Photo by Nikki Figular
Under normal circumstances, your dog’s ears shouldn’t smell bad at all. They shouldn’t be red, or itchy, or have a discharge. If your dog shows any of these symptoms, his ears need attention.
Up Close And Personal
One of the most enjoyable aspects of owning a dog is always having something to cuddle. It’s not so nice cuddling them when their ears are stinky.
Foul smelling ears are an indication that something isn’t quite right in the ear canals. When you bathe or groom your dog, it’s important that you get close to his ears and have a sniff. Identifying problems early will allow you to start treating the ears straight away, and have him feeling more comfortable very quickly.
Ear mites can cause a bad smell in the ears, as well as an obvious build up of dark crumbly material. They also make the ears extremely itchy, and are easily spread from one dog to another. If they’re not treated, a secondary infection can develop, which hurts and can be more difficult to resolve. You can easily treat ear mites by using an insecticidal ear drop from your veterinarian.
Ears that don’t dry out very well are a perfect environment for bacterial growth and infection, and the resultant bad smell. Examples are dogs with floppy ears which don’t allow air circulation, and even dogs who swim frequently. These dogs benefit from using a product that dries up excess moisture in the ear canal.
The third main cause of smelly ears is skin allergies. Irritation and inflammation of the skin due to allergies also extends to the ear canal. Your dog will dig and scratch at his ear with his foot, desperately trying to relieve the itch. These allergies lead to secondary infection with bacteria and fungi, which is also itchy, painful, and smelly. Smelly ears are often related to an allergy to food, or to dusts and pollens in the environment.
Get Some Fresh Air Into Those Ears
You can tackle your dog’s stinky ears by treating the cause of the smell, which is usually an infection. To do this, you’ll need to take your dog to your vet for an ear exam. She’ll take a sample of his ear discharge and examine it to identify the bacteria that’s causing the problem. She’ll then clean the ears and prescribe an appropriate antibiotic, and also some pain relief.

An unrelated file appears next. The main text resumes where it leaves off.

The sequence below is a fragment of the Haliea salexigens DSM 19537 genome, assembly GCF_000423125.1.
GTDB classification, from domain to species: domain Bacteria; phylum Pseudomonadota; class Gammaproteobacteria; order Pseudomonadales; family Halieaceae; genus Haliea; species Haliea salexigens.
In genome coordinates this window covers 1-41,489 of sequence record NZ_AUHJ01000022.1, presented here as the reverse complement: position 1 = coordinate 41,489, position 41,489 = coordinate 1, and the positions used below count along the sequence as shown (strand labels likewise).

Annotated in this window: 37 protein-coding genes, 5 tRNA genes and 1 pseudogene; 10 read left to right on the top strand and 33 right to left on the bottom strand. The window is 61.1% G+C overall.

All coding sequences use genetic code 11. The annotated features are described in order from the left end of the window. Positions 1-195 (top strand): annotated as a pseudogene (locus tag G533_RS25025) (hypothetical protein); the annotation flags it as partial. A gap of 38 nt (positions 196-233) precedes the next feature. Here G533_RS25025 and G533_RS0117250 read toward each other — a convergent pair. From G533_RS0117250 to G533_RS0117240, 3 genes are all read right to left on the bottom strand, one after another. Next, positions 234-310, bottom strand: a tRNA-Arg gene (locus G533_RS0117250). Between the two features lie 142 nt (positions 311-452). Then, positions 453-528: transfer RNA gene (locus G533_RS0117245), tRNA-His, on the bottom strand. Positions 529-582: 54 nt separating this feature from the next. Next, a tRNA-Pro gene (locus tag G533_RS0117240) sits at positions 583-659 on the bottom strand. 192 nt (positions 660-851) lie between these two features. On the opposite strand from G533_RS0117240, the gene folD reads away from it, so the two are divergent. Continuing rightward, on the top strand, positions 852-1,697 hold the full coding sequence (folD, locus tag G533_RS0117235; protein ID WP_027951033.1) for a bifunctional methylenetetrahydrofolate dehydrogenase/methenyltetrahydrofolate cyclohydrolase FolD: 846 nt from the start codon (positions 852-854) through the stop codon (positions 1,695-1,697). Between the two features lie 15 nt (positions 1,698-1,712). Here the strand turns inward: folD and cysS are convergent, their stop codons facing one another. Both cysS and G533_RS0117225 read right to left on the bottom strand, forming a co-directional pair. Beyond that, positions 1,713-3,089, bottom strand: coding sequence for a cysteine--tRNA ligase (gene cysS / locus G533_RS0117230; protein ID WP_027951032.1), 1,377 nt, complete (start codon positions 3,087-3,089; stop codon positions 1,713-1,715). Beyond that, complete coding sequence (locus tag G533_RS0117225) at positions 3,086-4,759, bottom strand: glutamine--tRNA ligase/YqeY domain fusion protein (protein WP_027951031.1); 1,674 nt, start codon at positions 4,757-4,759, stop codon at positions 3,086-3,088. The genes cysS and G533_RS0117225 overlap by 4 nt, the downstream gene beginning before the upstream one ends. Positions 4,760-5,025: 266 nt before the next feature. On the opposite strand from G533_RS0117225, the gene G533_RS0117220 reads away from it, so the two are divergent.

You’ll still need to deal with the primary problem. If your dog is a water baby, then make sure you clean and dry his ears after he swims. If the infection was caused by ear mites, your vet will advise you on what to use to kill them. If he has allergies, it’s a good idea to start a food trial to rule out any food sensitivity. Your vet may prescribe anti-itch medication such as Benadryl to stop him scratching and traumatizing his ears, and encouraging further infection.
Ear Clear is a useful tool to have in your arsenal for treating ear infections. It’s an all natural product, containing antimicrobial herbs and tea tree oil, and will help to reduce any infection and swelling in your dog’s ear canal. Extra virgin olive oil will soothe the ear canal, and help break up any wax accumulation. Finally, lavender oil is anti-bacterial and anti-itch, and makes your dog’s ears smell a lot more pleasant.
A bad smell means that something is wrong in the ears, and that something usually hurts. Treating the cause of the smell will not only have you snuggling up to your dog again, but will have him feeling more comfortable. That’s a win-win situation for both of you.